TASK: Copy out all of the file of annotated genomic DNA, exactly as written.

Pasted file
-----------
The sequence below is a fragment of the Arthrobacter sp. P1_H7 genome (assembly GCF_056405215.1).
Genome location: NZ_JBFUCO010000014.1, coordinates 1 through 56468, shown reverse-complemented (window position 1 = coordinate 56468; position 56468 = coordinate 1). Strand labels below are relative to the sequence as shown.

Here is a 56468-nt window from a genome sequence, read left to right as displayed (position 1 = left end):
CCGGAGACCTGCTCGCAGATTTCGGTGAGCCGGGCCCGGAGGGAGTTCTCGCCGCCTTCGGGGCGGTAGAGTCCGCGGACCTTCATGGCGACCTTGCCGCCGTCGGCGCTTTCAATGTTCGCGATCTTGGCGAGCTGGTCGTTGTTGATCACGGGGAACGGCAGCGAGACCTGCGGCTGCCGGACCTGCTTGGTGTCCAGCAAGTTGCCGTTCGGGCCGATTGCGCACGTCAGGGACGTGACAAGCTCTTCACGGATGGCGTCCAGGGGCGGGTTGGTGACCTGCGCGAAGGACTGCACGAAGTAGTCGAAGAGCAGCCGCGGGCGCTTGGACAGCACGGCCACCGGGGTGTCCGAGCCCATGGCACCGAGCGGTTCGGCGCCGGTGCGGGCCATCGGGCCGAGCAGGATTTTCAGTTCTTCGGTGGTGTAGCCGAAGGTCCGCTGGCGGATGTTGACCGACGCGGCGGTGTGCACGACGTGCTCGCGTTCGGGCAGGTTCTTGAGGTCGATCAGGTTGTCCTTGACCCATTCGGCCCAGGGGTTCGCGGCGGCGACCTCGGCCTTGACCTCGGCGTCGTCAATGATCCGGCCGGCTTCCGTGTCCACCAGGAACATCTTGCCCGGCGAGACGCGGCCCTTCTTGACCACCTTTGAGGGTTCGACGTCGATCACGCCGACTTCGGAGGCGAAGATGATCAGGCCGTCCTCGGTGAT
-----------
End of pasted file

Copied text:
The sequence below is a fragment of the Arthrobacter sp. P1_H7 genome (assembly GCF_056405215.1).
Genome location: NZ_JBFUCO010000014.1, coordinates 1 through 56468, shown reverse-complemented (window position 1 = coordinate 56468; position 56468 = coordinate 1). Strand labels below are relative to the sequence as shown.

Here is a 56468-nt window from a genome sequence, read left to right as displayed (position 1 = left end):
CCGGAGACCTGCTCGCAGATTTCGGTGAGCCGGGCCCGGAGGGAGTTCTCGCCGCCTTCGGGGCGGTAGAGTCCGCGGACCTTCATGGCGACCTTGCCGCCGTCGGCGCTTTCAATGTTCGCGATCTTGGCGAGCTGGTCGTTGTTGATCACGGGGAACGGCAGCGAGACCTGCGGCTGCCGGACCTGCTTGGTGTCCAGCAAGTTGCCGTTCGGGCCGATTGCGCACGTCAGGGACGTGACAAGCTCTTCACGGATGGCGTCCAGGGGCGGGTTGGTGACCTGCGCGAAGGACTGCACGAAGTAGTCGAAGAGCAGCCGCGGGCGCTTGGACAGCACGGCCACCGGGGTGTCCGAGCCCATGGCACCGAGCGGTTCGGCGCCGGTGCGGGCCATCGGGCCGAGCAGGATTTTCAGTTCTTCGGTGGTGTAGCCGAAGGTCCGCTGGCGGATGTTGACCGACGCGGCGGTGTGCACGACGTGCTCGCGTTCGGGCAGGTTCTTGAGGTCGATCAGGTTGTCCTTGACCCATTCGGCCCAGGGGTTCGCGGCGGCGACCTCGGCCTTGACCTCGGCGTCGTCAATGATCCGGCCGGCTTCCGTGTCCACCAGGAACATCTTGCCCGGCGAGACGCGGCCCTTCTTGACCACCTTTGAGGGTTCGACGTCGATCACGCCGACTTCGGAGGCGAAGATGATCAGGCCGTCCTCGGTGAT